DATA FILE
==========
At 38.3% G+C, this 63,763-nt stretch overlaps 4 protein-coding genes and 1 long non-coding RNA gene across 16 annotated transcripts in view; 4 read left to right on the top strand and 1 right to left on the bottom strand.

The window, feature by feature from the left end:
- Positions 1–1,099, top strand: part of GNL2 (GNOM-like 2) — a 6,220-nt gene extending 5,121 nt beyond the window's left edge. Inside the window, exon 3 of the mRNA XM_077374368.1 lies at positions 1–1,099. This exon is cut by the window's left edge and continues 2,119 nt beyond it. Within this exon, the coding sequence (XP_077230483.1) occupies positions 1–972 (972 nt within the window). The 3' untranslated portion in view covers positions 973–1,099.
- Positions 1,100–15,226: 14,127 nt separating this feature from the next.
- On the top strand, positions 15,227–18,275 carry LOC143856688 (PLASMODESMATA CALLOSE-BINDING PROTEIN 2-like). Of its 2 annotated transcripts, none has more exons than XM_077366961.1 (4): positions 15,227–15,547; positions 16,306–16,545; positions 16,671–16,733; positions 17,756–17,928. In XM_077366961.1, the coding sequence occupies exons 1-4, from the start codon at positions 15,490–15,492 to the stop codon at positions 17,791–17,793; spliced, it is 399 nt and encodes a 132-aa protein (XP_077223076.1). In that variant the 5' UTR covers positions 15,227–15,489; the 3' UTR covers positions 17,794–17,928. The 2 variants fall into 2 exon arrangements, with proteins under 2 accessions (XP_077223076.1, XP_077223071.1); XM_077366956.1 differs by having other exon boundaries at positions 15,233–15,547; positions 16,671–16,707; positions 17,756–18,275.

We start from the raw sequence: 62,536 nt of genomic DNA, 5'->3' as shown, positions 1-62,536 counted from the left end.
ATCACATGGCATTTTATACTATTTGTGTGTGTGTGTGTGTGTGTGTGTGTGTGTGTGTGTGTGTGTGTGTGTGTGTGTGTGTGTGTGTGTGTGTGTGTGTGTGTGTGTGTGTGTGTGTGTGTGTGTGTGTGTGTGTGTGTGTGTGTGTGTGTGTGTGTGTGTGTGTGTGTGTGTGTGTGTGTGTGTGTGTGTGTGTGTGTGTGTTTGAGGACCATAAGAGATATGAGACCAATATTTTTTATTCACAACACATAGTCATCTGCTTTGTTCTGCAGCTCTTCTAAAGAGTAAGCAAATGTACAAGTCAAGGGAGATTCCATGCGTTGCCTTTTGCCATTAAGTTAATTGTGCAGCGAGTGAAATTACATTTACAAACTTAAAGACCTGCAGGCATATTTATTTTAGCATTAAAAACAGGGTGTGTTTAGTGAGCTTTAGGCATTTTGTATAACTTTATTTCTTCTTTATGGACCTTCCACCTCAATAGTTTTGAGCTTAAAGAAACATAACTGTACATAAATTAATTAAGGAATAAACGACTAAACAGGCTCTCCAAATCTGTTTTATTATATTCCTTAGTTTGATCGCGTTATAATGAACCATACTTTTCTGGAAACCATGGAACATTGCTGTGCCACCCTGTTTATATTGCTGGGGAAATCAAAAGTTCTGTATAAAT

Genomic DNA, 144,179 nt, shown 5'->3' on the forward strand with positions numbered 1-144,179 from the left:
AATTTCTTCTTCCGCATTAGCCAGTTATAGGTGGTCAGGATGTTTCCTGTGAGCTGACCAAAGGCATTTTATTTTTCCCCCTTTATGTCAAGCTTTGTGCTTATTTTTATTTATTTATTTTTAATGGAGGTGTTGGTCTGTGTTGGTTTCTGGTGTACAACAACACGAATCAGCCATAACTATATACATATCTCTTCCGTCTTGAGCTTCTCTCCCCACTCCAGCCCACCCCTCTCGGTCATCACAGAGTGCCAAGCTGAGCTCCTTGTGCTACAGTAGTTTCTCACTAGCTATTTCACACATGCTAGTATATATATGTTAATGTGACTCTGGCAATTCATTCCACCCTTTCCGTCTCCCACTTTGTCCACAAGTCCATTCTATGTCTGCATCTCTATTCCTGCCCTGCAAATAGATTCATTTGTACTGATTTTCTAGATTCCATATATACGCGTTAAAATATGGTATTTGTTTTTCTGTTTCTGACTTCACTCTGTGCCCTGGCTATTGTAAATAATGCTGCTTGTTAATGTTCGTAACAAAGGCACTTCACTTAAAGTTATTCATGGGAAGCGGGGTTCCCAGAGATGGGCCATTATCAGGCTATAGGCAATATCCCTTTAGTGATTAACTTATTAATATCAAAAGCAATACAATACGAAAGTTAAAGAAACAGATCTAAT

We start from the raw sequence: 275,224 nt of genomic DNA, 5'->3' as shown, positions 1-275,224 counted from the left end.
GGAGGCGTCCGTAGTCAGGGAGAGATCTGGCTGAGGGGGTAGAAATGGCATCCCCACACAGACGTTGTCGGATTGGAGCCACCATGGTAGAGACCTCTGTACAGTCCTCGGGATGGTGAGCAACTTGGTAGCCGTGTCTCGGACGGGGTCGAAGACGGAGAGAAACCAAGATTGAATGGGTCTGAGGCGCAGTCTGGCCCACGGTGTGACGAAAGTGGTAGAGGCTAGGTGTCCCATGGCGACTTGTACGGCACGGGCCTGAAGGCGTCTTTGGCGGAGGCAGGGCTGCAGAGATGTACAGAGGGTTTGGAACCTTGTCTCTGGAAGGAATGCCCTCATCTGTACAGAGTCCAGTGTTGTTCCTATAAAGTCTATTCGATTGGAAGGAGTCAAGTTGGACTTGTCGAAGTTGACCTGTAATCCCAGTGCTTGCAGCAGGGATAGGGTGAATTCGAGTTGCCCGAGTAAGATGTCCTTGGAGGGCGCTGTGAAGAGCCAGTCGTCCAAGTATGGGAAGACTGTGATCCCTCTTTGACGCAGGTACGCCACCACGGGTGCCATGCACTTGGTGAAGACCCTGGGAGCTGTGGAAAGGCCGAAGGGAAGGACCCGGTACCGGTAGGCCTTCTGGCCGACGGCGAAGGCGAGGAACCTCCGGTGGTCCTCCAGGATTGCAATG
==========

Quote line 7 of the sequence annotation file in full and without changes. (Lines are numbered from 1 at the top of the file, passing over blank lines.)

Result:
ATCACATGGCATTTTATACTATTTGTGTGTGTGTGTGTGTGTGTGTGTGTGTGTGTGTGTGTGTGTGTGTGTGTGTGTGTGTGTGTGTGTGTGTGTGTGTGTGTGTGTGTGTGTGTGTGTGTGTGTGTGTGTGTGTGTGTGTGTGTGTGTGTGTGTGTGTGTGTGTGTGTGTGTGTGTGTGTGTGTGTGTGTGTGTGTGTGTGTTTGAGGACCATAAGAGATATGAGACCAATATTTTTTATTCACAACACATAGTCATCTGCTTTGTTCTGCAGCTCTTCTAAAGAGTAAGCAAATGTACAAGTCAAGGGAGATTCCATGCGTTGCCTTTTGCCATTAAGTTAATTGTGCAGCGAGTGAAATTACATTTACAAACTTAAAGACCTGCAGGCATATTTATTTTAGCATTAAAAACAGGGTGTGTTTAGTGAGCTTTAGGCATTTTGTATAACTTTATTTCTTCTTTATGGACCTTCCACCTCAATAGTTTTGAGCTTAAAGAAACATAACTGTACATAAATTAATTAAGGAATAAACGACTAAACAGGCTCTCCAAATCTGTTTTATTATATTCCTTAGTTTGATCGCGTTATAATGAACCATACTTTTCTGGAAACCATGGAACATTGCTGTGCCACCCTGTTTATATTGCTGGGGAAATCAAAAGTTCTGTATAAAT